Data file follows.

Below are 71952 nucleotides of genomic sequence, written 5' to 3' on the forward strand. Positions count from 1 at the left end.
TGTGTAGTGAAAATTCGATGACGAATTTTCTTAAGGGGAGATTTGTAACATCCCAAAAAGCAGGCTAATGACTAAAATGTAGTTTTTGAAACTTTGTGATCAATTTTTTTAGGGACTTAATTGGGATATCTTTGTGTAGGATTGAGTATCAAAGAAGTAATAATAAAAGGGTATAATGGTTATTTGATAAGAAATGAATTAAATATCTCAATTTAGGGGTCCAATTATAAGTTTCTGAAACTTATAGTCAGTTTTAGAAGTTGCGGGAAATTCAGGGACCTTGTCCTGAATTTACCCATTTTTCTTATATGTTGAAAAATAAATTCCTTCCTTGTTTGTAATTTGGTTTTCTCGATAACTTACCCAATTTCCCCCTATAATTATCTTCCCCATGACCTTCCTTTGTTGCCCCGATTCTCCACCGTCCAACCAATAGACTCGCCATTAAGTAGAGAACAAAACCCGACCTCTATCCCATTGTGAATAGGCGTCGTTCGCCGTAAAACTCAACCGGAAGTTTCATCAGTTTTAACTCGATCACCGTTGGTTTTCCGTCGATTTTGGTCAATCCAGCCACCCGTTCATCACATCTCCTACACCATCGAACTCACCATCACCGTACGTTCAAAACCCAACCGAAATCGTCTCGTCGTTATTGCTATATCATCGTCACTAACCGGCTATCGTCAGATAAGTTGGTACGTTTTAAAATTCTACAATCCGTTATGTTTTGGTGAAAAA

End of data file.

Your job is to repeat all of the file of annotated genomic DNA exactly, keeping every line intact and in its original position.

Below are 71952 nucleotides of genomic sequence, written 5' to 3' on the forward strand. Positions count from 1 at the left end.
TGTGTAGTGAAAATTCGATGACGAATTTTCTTAAGGGGAGATTTGTAACATCCCAAAAAGCAGGCTAATGACTAAAATGTAGTTTTTGAAACTTTGTGATCAATTTTTTTAGGGACTTAATTGGGATATCTTTGTGTAGGATTGAGTATCAAAGAAGTAATAATAAAAGGGTATAATGGTTATTTGATAAGAAATGAATTAAATATCTCAATTTAGGGGTCCAATTATAAGTTTCTGAAACTTATAGTCAGTTTTAGAAGTTGCGGGAAATTCAGGGACCTTGTCCTGAATTTACCCATTTTTCTTATATGTTGAAAAATAAATTCCTTCCTTGTTTGTAATTTGGTTTTCTCGATAACTTACCCAATTTCCCCCTATAATTATCTTCCCCATGACCTTCCTTTGTTGCCCCGATTCTCCACCGTCCAACCAATAGACTCGCCATTAAGTAGAGAACAAAACCCGACCTCTATCCCATTGTGAATAGGCGTCGTTCGCCGTAAAACTCAACCGGAAGTTTCATCAGTTTTAACTCGATCACCGTTGGTTTTCCGTCGATTTTGGTCAATCCAGCCACCCGTTCATCACATCTCCTACACCATCGAACTCACCATCACCGTACGTTCAAAACCCAACCGAAATCGTCTCGTCGTTATTGCTATATCATCGTCACTAACCGGCTATCGTCAGATAAGTTGGTACGTTTTAAAATTCTACAATCCGTTATGTTTTGGTGAAAAA